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Invasive Species

Aquatic Invasive Species "AIS" Prevention is Key!

Let us all do our part to help protect Chase’s Lake from Aquatic Invasive Species. "AIS" are plants and animals that are not native to the Adirondacks and can disrupt lake ecosystems and cause harm to native species. Changes to our lake ecosystem can cause significant recreation, aesthetic, and economic issues. Once an aquatic invasive species has invaded a lake it is almost impossible to remove it – the best way to protect against AIS is not to allow them to gain access in the first place. This makes prevention especially important.

The biggest threats to our lake are from:
(a) using our boats in another body of water, and
(b) boats brought to Chase’s Lake by family and friends.

If possible, boats that use our lake should stay at the lake. If you take your canoe or kayak to other lakes and streams, please follow these three easy steps to help avoid the spread of AIS.

Clean: When you get your boat, kayak, paddle board, sailboat or canoe out of the water, inspect it to make sure there are no plants, mud or debris. If you find anything, remove it and dispose of it in the trash or on dry land away from the water before bringing it back to Chase’s Lake. The household cleaners/disinfectants "Formula 409" and "Fantastik" contain chemicals that can remove AIS. Other options are a 10% bleach to water solution, or if available, hot pressurized water of at least 140 F.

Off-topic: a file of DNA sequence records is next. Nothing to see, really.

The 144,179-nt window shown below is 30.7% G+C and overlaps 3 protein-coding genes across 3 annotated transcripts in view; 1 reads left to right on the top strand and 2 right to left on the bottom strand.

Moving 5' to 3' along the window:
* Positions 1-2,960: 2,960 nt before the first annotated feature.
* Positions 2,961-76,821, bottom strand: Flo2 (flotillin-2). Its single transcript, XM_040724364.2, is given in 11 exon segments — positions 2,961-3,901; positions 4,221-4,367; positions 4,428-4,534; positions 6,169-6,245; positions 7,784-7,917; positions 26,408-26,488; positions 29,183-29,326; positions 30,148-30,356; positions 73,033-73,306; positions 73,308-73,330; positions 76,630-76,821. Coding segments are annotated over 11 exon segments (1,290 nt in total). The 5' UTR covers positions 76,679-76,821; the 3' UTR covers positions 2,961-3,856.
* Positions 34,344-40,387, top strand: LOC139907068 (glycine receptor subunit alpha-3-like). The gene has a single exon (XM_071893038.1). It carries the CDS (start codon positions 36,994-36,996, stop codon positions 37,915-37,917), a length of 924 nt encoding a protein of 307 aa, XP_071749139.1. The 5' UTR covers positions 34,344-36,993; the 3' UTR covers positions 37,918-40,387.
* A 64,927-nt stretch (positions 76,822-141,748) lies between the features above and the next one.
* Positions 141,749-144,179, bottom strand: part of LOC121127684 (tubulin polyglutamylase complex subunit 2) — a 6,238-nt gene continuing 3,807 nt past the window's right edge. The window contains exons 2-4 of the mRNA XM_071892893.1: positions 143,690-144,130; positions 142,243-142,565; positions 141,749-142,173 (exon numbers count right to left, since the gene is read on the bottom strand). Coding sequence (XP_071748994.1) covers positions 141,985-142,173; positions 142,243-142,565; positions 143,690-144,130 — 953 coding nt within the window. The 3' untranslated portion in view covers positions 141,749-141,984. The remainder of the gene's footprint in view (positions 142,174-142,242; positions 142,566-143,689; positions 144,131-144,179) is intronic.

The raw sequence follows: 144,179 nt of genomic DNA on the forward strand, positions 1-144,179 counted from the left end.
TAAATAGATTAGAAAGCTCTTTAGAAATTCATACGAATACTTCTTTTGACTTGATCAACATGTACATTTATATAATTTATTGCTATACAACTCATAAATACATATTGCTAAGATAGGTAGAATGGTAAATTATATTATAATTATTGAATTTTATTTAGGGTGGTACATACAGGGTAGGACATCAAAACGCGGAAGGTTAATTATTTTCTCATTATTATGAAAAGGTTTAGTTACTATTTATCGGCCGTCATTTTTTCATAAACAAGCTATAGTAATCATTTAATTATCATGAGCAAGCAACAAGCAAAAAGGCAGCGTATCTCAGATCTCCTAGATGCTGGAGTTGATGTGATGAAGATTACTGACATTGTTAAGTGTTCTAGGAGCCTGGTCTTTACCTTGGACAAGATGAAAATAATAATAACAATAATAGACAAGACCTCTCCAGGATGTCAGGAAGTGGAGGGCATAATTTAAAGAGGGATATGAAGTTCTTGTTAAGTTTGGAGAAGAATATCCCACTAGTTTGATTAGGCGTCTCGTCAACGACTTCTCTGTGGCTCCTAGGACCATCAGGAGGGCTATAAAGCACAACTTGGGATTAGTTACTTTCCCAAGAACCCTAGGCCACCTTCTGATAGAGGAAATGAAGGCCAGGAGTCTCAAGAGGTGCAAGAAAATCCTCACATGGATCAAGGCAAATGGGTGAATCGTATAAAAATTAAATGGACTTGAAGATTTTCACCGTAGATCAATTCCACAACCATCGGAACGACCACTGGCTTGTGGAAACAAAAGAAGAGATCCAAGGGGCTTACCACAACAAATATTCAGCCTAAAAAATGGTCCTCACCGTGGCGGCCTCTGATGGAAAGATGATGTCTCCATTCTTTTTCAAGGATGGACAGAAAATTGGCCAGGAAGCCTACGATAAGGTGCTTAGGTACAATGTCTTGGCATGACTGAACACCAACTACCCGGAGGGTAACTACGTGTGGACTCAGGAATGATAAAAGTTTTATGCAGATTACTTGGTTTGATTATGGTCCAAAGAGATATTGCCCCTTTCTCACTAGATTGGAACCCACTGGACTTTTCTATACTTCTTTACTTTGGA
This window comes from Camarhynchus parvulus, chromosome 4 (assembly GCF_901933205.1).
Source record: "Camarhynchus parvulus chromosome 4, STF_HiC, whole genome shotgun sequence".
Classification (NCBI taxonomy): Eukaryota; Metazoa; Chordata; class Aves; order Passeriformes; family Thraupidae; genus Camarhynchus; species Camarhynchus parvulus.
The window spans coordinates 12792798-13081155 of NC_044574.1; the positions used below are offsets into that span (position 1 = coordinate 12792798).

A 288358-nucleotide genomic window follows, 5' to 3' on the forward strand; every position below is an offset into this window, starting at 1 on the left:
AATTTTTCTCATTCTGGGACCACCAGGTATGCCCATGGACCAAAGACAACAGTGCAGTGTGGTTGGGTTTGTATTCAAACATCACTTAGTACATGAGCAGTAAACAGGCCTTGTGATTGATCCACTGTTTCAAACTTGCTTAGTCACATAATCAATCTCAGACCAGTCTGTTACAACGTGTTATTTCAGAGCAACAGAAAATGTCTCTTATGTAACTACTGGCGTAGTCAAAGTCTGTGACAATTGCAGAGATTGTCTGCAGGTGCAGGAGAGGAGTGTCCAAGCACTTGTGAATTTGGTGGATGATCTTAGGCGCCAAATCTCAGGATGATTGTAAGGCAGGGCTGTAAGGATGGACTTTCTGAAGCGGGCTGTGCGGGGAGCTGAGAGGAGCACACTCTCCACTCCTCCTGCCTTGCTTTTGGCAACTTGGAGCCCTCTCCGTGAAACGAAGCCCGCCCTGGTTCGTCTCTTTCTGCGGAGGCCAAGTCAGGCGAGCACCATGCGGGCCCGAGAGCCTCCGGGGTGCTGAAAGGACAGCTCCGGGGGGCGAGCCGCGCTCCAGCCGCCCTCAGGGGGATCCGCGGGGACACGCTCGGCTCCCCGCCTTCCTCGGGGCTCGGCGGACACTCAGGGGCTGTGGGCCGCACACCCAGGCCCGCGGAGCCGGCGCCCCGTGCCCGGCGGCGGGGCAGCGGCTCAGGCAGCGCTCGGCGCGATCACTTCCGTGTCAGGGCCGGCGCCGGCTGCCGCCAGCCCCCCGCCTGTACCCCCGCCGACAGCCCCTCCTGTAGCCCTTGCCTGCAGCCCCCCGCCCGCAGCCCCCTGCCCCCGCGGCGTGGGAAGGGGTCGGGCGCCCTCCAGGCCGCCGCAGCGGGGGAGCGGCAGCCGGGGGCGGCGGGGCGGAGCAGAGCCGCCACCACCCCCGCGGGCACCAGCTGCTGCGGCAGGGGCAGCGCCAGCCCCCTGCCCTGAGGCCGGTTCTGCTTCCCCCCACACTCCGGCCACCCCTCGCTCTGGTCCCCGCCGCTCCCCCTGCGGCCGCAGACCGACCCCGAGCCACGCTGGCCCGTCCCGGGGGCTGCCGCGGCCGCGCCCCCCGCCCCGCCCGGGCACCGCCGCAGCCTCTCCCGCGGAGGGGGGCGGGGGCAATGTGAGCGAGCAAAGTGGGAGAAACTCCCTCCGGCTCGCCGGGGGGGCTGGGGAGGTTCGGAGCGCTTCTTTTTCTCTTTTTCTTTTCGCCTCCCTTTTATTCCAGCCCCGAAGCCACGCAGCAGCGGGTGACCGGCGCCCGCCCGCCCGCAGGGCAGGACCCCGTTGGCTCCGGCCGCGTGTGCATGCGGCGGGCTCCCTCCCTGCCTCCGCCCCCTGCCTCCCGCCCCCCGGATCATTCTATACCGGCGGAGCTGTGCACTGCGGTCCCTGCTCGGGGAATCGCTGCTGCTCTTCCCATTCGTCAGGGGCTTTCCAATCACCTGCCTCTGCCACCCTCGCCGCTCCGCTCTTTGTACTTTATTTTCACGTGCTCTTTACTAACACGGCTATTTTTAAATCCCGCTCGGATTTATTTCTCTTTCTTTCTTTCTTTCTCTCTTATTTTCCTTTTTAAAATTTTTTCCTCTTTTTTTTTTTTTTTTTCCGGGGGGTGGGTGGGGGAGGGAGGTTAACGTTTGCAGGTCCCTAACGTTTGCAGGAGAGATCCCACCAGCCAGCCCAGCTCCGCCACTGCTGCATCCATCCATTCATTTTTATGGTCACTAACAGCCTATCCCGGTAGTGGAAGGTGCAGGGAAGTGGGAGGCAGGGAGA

Drain: Do not inadvertently transfer water from one lake to another. Drain all bilge water, and standing water in your boat at the lake you are at. If you have been fishing, make sure your bait buckets and internal compartments are drained cleaned, and dried as well. If you are bringing home fish from another lake, transport them on ice, not in a bucket of water. If you are in a kayak, tip it upside down to make sure all the water is removed. Do not transfer bait fish from one lake to be used in Chase’s Lake.

Dry: Use a rag or towel to dry your boat. Most AIS can only survive in wet conditions, so this is one of the best ways to prevent their spread. If a visitor brings a boat to Chase’s Lake, please have them follow these same steps BEFORE putting their canoe, kayak, paddleboard, or sailboat in the water, and have them do so as far as possible from the shoreline.

Currently, we believe our lake is free of invasive species, but it may only be a matter of time before their presence is detected. Looking out for unusual aquatic vegetation is something we can do while boating this season. More information on AIS will be provided at our annual meeting this summer.

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